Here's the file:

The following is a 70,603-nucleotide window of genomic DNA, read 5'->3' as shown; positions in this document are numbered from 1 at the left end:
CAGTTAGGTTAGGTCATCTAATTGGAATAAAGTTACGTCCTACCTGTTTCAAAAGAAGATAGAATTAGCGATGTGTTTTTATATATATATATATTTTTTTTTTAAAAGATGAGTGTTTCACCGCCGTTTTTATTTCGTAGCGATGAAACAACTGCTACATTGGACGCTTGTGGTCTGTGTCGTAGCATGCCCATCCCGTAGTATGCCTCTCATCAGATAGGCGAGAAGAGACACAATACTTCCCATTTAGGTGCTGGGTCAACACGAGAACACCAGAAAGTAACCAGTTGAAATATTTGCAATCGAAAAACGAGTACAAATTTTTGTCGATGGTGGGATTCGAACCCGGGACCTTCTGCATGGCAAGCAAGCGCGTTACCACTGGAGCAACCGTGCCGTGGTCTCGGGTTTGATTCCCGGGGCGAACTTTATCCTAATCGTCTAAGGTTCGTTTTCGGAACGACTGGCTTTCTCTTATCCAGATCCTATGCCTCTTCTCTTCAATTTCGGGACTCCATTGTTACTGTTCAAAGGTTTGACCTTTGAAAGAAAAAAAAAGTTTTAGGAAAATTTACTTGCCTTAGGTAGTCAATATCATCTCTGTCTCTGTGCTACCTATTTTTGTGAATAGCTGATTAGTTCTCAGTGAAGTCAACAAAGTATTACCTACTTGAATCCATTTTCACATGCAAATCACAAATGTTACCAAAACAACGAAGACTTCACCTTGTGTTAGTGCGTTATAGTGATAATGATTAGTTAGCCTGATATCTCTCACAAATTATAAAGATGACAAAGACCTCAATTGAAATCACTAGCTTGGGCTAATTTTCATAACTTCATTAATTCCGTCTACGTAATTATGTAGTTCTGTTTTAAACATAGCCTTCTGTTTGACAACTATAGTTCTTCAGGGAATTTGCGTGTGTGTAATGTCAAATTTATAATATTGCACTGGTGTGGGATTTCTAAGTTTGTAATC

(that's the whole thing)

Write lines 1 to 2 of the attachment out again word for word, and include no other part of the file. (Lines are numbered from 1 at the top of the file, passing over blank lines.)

The following is a 70,603-nucleotide window of genomic DNA, read 5'->3' as shown; positions in this document are numbered from 1 at the left end:
CAGTTAGGTTAGGTCATCTAATTGGAATAAAGTTACGTCCTACCTGTTTCAAAAGAAGATAGAATTAGCGATGTGTTTTTATATATATATATATTTTTTTTTTAAAAGATGAGTGTTTCACCGCCGTTTTTATTTCGTAGCGATGAAACAACTGCTACATTGGACGCTTGTGGTCTGTGTCGTAGCATGCCCATCCCGTAGTATGCCTCTCATCAGATAGGCGAGAAGAGACACAATACTTCCCATTTAGGTGCTGGGTCAACACGAGAACACCAGAAAGTAACCAGTTGAAATATTTGCAATCGAAAAACGAGTACAAATTTTTGTCGATGGTGGGATTCGAACCCGGGACCTTCTGCATGGCAAGCAAGCGCGTTACCACTGGAGCAACCGTGCCGTGGTCTCGGGTTTGATTCCCGGGGCGAACTTTATCCTAATCGTCTAAGGTTCGTTTTCGGAACGACTGGCTTTCTCTTATCCAGATCCTATGCCTCTTCTCTTCAATTTCGGGACTCCATTGTTACTGTTCAAAGGTTTGACCTTTGAAAGAAAAAAAAAGTTTTAGGAAAATTTACTTGCCTTAGGTAGTCAATATCATCTCTGTCTCTGTGCTACCTATTTTTGTGAATAGCTGATTAGTTCTCAGTGAAGTCAACAAAGTATTACCTACTTGAATCCATTTTCACATGCAAATCACAAATGTTACCAAAACAACGAAGACTTCACCTTGTGTTAGTGCGTTATAGTGATAATGATTAGTTAGCCTGATATCTCTCACAAATTATAAAGATGACAAAGACCTCAATTGAAATCACTAGCTTGGGCTAATTTTCATAACTTCATTAATTCCGTCTACGTAATTATGTAGTTCTGTTTTAAACATAGCCTTCTGTTTGACAACTATAGTTCTTCAGGGAATTTGCGTGTGTGTAATGTCAAATTTATAATATTGCACTGGTGTGGGATTTCTAAGTTTGTAATC